This series of photographs began in North Island New Zealand. Taking photographs at Mermaid’s Pool in 2017 triggered this ongoing body of work. Afterwards I realised it was the first time in a long time that I’d been able to look long enough to compose a photograph, rather than look away from a scene I could not recreate in my own life. This is a developing series of images, started on one side of the world and continuing in the other, from North Island, New Zealand to Cornwall, UK.
The photograph at Mermaid Pool, New Zealand shows a group of different generations, two of the adults are raising their hands in a mirrored gesture, shielding their eyes to observe the camera drone above them. We’re all in the water, connected through the liquid, the raised hands are a unifying gesture, the group appears arranged just for me.
There’s an image of cohabitation present in these scenes, the photographer and subject, groups in different domains as individuals, friends, children and parents. We signal ourselves as together through our proximity and distance. In these photographs the theatre space of the beach and the riverside holds us in a shared love of water; these locations are my connection back to a sense of closeness to the strangers in front of me.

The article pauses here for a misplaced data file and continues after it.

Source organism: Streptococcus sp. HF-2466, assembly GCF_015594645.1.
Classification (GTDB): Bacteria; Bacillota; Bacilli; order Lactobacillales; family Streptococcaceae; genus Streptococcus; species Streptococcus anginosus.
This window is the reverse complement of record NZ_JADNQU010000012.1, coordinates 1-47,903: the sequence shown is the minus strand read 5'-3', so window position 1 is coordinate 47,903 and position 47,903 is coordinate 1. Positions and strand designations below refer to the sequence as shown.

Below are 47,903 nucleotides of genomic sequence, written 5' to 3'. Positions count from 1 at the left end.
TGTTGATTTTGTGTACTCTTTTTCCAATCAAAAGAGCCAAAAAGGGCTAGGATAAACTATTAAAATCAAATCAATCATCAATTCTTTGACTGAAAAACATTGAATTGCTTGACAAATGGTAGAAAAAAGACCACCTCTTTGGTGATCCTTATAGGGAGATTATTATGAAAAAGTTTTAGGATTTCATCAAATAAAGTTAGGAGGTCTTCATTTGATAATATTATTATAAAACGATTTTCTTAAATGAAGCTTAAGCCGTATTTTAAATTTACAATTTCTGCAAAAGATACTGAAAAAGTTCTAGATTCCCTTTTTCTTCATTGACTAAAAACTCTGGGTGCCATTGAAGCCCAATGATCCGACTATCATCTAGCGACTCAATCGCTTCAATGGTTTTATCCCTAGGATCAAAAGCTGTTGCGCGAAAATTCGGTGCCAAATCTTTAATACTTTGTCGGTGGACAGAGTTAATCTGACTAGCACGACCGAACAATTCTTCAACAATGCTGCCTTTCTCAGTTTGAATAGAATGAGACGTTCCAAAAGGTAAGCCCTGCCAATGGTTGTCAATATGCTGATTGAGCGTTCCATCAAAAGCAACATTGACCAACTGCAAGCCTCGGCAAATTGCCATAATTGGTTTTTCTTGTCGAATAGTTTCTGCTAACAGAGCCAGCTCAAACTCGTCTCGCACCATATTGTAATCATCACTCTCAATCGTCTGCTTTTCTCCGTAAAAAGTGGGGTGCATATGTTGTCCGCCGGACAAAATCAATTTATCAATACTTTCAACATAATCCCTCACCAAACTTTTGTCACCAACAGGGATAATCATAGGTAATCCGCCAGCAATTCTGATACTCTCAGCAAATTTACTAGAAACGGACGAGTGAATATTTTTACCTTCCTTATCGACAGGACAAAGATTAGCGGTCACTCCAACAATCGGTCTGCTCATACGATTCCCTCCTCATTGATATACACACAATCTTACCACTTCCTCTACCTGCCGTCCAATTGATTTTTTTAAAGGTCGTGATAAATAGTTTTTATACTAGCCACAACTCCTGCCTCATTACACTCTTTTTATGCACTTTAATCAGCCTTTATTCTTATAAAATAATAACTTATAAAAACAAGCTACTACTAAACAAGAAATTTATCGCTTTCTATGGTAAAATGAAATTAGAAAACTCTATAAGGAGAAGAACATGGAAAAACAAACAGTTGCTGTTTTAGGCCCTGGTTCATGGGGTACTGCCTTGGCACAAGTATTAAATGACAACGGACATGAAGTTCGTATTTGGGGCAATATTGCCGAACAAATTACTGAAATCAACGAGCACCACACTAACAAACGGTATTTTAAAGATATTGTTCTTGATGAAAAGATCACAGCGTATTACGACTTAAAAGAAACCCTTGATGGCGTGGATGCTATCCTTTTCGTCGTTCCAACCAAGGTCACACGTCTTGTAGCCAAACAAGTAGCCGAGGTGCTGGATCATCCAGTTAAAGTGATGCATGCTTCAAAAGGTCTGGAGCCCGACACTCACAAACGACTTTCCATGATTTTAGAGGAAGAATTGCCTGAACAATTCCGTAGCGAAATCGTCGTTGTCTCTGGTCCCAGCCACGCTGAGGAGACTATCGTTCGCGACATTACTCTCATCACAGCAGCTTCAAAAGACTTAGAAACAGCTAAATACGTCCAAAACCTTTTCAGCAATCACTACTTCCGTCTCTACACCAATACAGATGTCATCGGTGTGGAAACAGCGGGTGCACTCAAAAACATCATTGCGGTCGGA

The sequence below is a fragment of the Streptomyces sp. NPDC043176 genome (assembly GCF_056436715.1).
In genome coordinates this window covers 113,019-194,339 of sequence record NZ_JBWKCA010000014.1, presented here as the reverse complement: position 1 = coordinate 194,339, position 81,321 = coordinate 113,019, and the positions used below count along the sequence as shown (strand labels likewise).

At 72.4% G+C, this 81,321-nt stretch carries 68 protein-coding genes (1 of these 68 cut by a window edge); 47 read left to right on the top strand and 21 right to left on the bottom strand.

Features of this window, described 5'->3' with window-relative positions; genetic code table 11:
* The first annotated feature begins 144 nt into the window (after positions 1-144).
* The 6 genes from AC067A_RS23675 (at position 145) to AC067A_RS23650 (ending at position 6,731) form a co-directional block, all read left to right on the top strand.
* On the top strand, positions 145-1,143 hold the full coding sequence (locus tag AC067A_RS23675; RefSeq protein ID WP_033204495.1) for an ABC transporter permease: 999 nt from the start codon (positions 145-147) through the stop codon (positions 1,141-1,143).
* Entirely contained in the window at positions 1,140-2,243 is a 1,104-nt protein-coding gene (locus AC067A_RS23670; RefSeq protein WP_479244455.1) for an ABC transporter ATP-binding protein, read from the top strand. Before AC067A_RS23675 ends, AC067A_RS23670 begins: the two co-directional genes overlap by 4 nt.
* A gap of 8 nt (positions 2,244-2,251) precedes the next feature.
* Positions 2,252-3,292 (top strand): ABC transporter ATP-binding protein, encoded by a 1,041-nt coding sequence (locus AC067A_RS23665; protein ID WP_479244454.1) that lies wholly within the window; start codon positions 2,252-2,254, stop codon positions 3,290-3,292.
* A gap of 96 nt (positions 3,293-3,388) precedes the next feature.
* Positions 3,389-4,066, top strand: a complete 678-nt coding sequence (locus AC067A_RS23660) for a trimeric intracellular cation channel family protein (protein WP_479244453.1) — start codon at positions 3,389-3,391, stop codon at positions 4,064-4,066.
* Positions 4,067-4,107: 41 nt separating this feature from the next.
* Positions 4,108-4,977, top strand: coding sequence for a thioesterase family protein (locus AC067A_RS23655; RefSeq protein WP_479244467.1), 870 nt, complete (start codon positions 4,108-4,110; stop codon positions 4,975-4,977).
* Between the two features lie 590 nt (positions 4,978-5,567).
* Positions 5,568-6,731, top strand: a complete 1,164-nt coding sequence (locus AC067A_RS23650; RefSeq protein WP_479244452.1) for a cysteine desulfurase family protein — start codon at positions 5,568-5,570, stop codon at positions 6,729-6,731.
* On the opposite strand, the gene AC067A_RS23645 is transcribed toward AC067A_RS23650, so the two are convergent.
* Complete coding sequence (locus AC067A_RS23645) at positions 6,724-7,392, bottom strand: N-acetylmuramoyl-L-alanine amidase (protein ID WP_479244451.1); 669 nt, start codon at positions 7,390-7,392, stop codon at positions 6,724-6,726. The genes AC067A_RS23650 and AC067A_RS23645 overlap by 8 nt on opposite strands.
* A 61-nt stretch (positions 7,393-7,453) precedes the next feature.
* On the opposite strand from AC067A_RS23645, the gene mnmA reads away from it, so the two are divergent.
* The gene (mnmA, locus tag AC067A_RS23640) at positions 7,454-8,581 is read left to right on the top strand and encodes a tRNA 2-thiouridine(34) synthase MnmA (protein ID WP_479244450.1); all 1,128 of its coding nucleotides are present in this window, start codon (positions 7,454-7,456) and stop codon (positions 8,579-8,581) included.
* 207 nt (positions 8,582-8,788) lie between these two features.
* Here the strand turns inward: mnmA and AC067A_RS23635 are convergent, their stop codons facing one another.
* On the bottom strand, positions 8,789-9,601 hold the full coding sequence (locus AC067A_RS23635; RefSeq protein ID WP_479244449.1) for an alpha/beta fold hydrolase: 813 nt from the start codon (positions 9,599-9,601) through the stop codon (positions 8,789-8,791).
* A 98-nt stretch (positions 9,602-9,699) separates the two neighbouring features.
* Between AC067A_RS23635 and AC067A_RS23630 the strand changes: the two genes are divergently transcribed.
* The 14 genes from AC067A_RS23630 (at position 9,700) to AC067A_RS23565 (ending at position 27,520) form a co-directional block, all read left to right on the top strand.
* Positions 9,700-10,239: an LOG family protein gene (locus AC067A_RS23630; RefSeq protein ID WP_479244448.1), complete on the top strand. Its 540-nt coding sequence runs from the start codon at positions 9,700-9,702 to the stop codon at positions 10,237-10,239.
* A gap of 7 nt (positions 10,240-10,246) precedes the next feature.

A selection from this developing body of work has been featured in NU, a new European journal of writing, photography and visual art – www.nureview.org. Stefanie Braun, NU co-editor and previously Curator, The Photographers’ Gallery, and myself were invited to talk about the journal’s theme of ‘Habitat’ by Christiane Monarchi, founding editor, Photomonitor.
Stefanie Braun: ”What I like very much about your images is that the groups you photograph seem on the one hand very composed and directed, as if the rocks or the beach act like a theatre stage, the figures perfectly in harmony with their environment, folded into it nearly.’